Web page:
You read that correctly. Of all things to consider a “new commodity” breast milk has quickly gained ground in the biotech industry.
Specifically this “commodity” is being harvested from nursing mothers (hundreds of them) and then concentrated into a high-protein product. This is then fed to premature babies in the neonatal intensive care units…the cost per baby has been recorded in the THOUSANDS.
A recent article found on Bradenton.com (The Bradenton Herald online newspaper) dug into this new phenomenon of breast milk as a commodity. Coined as one of the “Newest Frontiers in the Biotechnology Industry,” life science venture capitalists are already beginning to claim a stake. Prolacta Bioscience of California says that it has already received nearly $50M in VC funding according to the article.
“This is white plasma,” said Scott Elster, the company’s chief executive in comparing milk to blood plasma, which has long been collected from donors and made into valuable medical products.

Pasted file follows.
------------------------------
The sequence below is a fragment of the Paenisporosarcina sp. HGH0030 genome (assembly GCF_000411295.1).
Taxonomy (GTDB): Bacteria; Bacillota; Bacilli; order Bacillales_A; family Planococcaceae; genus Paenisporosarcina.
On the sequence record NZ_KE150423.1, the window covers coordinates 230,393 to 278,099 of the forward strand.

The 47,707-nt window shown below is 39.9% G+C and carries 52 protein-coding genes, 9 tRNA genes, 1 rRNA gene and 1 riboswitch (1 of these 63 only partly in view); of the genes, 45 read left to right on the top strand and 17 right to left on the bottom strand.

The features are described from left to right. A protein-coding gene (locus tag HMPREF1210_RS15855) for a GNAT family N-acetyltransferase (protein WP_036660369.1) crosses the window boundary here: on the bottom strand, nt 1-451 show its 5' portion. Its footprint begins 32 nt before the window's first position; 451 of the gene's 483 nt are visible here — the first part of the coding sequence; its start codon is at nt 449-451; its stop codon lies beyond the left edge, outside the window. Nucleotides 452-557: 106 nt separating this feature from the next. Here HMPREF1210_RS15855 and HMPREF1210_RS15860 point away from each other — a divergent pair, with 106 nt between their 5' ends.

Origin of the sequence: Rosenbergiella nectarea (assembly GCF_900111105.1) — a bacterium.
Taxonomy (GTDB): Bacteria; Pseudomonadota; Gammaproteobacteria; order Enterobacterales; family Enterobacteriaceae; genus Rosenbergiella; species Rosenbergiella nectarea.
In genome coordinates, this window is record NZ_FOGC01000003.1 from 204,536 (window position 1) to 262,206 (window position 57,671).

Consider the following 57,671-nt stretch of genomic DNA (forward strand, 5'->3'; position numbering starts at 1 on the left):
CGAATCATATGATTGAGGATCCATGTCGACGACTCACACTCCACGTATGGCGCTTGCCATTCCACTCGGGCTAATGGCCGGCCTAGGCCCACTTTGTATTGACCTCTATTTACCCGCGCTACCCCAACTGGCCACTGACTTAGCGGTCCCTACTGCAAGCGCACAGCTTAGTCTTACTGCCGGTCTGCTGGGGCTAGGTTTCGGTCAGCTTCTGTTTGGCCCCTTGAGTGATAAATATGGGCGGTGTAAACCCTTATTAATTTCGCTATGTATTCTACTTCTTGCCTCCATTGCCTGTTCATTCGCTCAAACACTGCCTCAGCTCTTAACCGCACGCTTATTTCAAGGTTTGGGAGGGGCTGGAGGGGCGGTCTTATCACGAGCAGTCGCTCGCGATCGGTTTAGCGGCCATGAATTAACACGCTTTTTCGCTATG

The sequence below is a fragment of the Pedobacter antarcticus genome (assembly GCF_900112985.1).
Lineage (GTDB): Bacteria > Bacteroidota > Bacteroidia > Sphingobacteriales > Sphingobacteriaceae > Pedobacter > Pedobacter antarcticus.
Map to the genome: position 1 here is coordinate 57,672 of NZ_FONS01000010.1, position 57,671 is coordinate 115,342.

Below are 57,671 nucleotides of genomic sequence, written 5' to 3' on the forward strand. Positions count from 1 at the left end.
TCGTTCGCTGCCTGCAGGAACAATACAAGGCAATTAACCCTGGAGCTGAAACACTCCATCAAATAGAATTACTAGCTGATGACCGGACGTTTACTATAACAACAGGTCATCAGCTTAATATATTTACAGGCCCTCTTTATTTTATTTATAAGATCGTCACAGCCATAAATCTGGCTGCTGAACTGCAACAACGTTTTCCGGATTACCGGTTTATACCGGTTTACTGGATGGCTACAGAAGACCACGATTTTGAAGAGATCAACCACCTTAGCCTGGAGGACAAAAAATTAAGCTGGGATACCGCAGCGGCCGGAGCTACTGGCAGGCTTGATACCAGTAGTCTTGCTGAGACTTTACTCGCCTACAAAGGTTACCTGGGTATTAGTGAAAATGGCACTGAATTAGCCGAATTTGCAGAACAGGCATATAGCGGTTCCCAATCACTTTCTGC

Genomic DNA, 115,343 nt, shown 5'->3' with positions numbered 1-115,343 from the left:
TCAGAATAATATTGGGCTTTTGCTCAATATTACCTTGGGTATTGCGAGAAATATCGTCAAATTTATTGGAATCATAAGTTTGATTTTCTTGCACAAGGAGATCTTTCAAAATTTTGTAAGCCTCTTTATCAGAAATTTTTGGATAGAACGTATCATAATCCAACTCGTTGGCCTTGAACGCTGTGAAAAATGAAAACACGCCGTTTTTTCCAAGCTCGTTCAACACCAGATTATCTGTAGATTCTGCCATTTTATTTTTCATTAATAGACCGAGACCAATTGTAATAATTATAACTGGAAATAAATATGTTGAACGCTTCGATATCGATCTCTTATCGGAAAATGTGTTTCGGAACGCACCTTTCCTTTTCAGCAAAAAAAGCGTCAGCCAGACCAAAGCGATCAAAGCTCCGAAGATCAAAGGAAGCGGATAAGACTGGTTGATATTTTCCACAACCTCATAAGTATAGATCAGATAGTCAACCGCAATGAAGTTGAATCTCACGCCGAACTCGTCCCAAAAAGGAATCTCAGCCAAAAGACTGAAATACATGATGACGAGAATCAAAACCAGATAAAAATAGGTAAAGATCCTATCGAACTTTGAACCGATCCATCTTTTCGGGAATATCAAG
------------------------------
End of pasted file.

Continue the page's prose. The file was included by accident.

Prolacta makes a fortifier rich in protein, fats and minerals, and can be used to supplement breast milk. It costs about $180 an ounce, and a baby would typically consume $10,000 worth over several weeks. Generally, the cost is paid by the hospital or insurers and not by the parents.
…And this could be just the tip of the iceberg. Researchers have said that breast milk has much more potential for therapeutic remedies to treat things like intestinal and infectious diseases. Recent studies show that based on the complex sugars in breast milk, this could help nourish certain bacteria in the digestive system that is important to health.
Obviously the opponents of this practice are uneasy with regard to how the “product” is derived. The worry stems from companies who try to capture excess breast milk and make products that would be too expensive for babies and leave less milk for milk banks that are non-profit.
The American Academy of Pediatrics explains that because of “potent benefits of human milk,” all premature babies should receive breast milk if not from their mothers, then from milk banks. But there is not enough donor milk for that, experts say. This is in part due to the fact that many women do not know that they can donate or sell excess milk. So is this the “breast” thing to happen in biotech this year?